In her first meeting as Federal Reserve chair next week, Janet Yellen will put her stamp on policy by reaching for a favorite tool of central bankers: words intended to guide markets in the direction policy makers want.
Federal Reserve economists warned in December 2008 that five years could pass before growth revived enough to warrant raising interest rates from near zero, as the magnitude of the economic meltdown dawned on Fed officials.
Former Federal Reserve Chairman Ben S. Bernanke said the U.S. economy should continue to recover, and he expects the central bank will continue to provide support to growth until the labor market is fully healed.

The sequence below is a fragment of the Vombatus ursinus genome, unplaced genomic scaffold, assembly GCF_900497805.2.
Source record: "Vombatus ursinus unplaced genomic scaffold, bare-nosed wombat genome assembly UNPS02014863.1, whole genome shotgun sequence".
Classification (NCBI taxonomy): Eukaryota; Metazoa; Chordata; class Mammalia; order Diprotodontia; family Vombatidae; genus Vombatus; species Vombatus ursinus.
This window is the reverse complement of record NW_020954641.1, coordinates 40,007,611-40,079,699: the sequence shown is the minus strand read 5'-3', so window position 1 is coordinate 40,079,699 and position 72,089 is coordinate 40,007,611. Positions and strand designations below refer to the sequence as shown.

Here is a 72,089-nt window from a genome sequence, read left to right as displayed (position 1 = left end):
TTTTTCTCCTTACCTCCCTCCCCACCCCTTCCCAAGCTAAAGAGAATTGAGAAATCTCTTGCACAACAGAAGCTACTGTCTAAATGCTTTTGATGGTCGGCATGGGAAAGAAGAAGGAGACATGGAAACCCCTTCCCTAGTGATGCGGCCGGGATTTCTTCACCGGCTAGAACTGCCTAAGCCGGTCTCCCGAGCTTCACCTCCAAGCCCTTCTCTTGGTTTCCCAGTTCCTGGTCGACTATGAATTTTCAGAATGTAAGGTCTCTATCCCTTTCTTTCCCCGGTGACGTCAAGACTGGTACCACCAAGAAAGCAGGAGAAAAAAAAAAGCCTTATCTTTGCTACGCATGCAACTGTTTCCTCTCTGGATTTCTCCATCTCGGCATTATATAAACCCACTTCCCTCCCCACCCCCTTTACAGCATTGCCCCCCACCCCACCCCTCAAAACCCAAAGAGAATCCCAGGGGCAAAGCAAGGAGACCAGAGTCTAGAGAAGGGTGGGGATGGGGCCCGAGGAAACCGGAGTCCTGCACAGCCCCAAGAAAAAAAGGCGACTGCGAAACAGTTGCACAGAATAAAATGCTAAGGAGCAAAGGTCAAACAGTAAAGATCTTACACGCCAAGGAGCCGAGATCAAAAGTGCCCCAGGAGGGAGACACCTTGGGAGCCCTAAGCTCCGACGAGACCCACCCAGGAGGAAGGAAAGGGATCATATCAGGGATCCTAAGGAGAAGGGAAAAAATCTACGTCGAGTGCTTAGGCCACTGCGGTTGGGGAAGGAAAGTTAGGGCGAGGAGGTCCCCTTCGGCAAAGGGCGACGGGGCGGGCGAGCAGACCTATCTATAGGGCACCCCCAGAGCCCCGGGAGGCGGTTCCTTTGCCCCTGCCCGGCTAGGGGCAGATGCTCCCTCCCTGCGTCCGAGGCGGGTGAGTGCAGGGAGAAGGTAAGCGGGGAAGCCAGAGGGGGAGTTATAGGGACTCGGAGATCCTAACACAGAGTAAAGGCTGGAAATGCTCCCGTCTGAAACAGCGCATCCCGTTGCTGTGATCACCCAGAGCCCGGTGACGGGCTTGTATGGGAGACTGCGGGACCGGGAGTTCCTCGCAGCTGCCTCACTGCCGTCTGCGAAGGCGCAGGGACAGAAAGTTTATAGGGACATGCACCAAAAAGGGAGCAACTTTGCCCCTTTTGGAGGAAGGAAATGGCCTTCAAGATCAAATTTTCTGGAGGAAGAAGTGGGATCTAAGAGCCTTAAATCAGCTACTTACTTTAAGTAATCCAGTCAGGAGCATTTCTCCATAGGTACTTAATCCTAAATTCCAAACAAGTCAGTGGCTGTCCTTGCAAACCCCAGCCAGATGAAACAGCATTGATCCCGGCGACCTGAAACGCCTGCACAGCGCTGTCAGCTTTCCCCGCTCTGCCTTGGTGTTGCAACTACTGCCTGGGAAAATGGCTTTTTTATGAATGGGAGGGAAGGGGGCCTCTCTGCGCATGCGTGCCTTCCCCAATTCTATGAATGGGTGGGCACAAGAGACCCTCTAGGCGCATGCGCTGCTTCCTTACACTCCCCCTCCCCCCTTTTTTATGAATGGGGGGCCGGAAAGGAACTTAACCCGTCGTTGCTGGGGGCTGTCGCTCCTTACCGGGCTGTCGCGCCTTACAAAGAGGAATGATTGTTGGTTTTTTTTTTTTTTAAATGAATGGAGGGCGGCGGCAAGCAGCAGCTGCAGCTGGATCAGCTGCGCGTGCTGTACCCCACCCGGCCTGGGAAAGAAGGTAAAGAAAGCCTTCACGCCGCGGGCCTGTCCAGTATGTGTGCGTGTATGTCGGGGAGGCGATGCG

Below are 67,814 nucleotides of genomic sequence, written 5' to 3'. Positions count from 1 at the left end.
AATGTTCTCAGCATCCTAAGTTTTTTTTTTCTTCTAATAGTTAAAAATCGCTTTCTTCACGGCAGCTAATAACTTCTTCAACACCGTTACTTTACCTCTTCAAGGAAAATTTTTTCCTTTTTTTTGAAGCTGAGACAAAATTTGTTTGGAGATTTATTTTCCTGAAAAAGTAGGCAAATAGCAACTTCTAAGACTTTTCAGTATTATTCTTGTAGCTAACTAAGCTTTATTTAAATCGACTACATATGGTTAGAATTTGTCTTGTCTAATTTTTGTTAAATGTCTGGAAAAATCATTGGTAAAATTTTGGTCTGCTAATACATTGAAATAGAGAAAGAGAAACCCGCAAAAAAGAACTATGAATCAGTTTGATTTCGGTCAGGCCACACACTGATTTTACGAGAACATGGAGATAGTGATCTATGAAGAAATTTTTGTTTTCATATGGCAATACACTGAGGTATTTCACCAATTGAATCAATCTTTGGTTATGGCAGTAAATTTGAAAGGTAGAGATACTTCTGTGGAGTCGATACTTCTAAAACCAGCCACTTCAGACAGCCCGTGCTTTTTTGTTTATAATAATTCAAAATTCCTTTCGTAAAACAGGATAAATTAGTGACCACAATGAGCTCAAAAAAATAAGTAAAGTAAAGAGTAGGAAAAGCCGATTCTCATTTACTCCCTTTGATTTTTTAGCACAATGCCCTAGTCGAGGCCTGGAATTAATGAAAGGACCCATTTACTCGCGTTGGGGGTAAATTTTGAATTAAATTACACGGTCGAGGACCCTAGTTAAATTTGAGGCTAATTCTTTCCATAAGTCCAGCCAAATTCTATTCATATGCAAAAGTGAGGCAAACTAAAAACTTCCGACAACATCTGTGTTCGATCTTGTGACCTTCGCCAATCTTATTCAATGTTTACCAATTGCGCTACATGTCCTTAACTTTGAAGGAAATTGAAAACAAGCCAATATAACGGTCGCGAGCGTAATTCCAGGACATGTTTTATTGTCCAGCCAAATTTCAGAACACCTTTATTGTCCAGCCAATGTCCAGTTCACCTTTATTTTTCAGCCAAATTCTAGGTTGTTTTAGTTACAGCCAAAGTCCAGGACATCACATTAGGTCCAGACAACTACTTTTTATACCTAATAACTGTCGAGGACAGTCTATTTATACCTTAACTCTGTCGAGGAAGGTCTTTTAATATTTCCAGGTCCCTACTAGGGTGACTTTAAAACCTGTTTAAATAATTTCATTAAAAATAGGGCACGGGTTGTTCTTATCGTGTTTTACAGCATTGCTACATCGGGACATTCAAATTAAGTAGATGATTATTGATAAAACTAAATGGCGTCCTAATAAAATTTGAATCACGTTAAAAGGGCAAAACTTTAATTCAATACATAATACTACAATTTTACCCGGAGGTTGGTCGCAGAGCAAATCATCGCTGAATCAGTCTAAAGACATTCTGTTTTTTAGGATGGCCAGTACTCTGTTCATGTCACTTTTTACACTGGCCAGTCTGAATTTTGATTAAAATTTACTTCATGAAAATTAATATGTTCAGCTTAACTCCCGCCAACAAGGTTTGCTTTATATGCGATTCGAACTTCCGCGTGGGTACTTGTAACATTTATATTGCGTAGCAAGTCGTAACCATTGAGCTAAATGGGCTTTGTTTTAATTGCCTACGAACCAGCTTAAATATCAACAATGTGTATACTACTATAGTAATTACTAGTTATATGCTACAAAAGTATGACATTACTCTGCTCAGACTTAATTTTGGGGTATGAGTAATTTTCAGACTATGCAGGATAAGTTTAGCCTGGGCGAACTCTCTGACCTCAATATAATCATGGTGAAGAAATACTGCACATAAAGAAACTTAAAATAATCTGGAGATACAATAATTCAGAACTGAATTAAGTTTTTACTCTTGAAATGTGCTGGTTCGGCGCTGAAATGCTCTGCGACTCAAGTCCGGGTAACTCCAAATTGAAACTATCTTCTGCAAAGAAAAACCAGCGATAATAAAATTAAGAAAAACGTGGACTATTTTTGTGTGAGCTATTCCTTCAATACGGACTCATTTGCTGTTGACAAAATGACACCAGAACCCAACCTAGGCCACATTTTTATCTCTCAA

Former Federal Reserve Chairman Ben S. Bernanke said the U.S. economy would be weaker had the Fed not pushed ahead with bond purchases that have expanded the central bank’s balance sheet to a record $4.16 trillion.
Former Federal Reserve Chairman Ben S. Bernanke said the central bank should have explained more effectively that bailouts during the financial crisis were aimed at helping people outside the finance industry.
Federal Reserve Governor Jeremy Stein endorsed a warning by economists that raising the main interest rate may cause a financial-market convulsion similar to the “tantrum” that occurred last year after the Fed said it was considering trimming its bond purchase program.